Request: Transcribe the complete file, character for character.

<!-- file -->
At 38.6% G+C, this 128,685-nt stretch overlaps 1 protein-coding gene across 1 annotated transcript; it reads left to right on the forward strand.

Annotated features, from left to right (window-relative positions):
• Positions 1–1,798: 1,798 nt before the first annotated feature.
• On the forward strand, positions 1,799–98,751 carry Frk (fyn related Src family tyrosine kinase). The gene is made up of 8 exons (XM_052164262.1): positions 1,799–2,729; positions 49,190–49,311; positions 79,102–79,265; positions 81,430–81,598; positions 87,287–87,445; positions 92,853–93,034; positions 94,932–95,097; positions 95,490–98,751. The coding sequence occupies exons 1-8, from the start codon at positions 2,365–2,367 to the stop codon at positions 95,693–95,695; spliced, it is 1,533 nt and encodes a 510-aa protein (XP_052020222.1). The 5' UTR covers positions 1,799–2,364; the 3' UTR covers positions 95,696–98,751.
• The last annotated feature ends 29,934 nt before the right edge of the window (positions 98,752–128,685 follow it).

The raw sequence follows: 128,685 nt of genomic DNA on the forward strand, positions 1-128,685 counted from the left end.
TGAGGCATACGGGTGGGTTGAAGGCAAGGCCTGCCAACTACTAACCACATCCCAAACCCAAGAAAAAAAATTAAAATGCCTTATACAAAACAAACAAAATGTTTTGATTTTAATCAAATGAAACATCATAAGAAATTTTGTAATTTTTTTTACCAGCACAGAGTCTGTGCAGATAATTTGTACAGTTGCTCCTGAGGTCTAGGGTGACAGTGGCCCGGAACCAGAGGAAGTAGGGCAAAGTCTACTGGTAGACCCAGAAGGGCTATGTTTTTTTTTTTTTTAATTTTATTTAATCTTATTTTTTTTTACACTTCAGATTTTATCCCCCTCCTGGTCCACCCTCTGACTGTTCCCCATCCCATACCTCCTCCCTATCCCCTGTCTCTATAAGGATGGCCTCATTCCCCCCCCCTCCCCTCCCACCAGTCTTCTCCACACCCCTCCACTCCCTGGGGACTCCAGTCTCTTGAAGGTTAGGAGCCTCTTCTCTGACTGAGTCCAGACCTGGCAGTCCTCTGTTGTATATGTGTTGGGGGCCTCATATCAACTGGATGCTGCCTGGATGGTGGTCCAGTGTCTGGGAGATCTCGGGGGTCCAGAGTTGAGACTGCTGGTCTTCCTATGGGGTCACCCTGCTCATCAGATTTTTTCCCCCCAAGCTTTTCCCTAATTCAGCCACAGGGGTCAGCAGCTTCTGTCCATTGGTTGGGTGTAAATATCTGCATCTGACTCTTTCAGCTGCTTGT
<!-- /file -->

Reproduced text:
At 38.6% G+C, this 128,685-nt stretch overlaps 1 protein-coding gene across 1 annotated transcript; it reads left to right on the forward strand.

Annotated features, from left to right (window-relative positions):
• Positions 1–1,798: 1,798 nt before the first annotated feature.
• On the forward strand, positions 1,799–98,751 carry Frk (fyn related Src family tyrosine kinase). The gene is made up of 8 exons (XM_052164262.1): positions 1,799–2,729; positions 49,190–49,311; positions 79,102–79,265; positions 81,430–81,598; positions 87,287–87,445; positions 92,853–93,034; positions 94,932–95,097; positions 95,490–98,751. The coding sequence occupies exons 1-8, from the start codon at positions 2,365–2,367 to the stop codon at positions 95,693–95,695; spliced, it is 1,533 nt and encodes a 510-aa protein (XP_052020222.1). The 5' UTR covers positions 1,799–2,364; the 3' UTR covers positions 95,696–98,751.
• The last annotated feature ends 29,934 nt before the right edge of the window (positions 98,752–128,685 follow it).

The raw sequence follows: 128,685 nt of genomic DNA on the forward strand, positions 1-128,685 counted from the left end.
TGAGGCATACGGGTGGGTTGAAGGCAAGGCCTGCCAACTACTAACCACATCCCAAACCCAAGAAAAAAAATTAAAATGCCTTATACAAAACAAACAAAATGTTTTGATTTTAATCAAATGAAACATCATAAGAAATTTTGTAATTTTTTTTACCAGCACAGAGTCTGTGCAGATAATTTGTACAGTTGCTCCTGAGGTCTAGGGTGACAGTGGCCCGGAACCAGAGGAAGTAGGGCAAAGTCTACTGGTAGACCCAGAAGGGCTATGTTTTTTTTTTTTTTAATTTTATTTAATCTTATTTTTTTTTACACTTCAGATTTTATCCCCCTCCTGGTCCACCCTCTGACTGTTCCCCATCCCATACCTCCTCCCTATCCCCTGTCTCTATAAGGATGGCCTCATTCCCCCCCCCTCCCCTCCCACCAGTCTTCTCCACACCCCTCCACTCCCTGGGGACTCCAGTCTCTTGAAGGTTAGGAGCCTCTTCTCTGACTGAGTCCAGACCTGGCAGTCCTCTGTTGTATATGTGTTGGGGGCCTCATATCAACTGGATGCTGCCTGGATGGTGGTCCAGTGTCTGGGAGATCTCGGGGGTCCAGAGTTGAGACTGCTGGTCTTCCTATGGGGTCACCCTGCTCATCAGATTTTTTCCCCCCAAGCTTTTCCCTAATTCAGCCACAGGGGTCAGCAGCTTCTGTCCATTGGTTGGGTGTAAATATCTGCATCTGACTCTTTCAGCTGCTTGT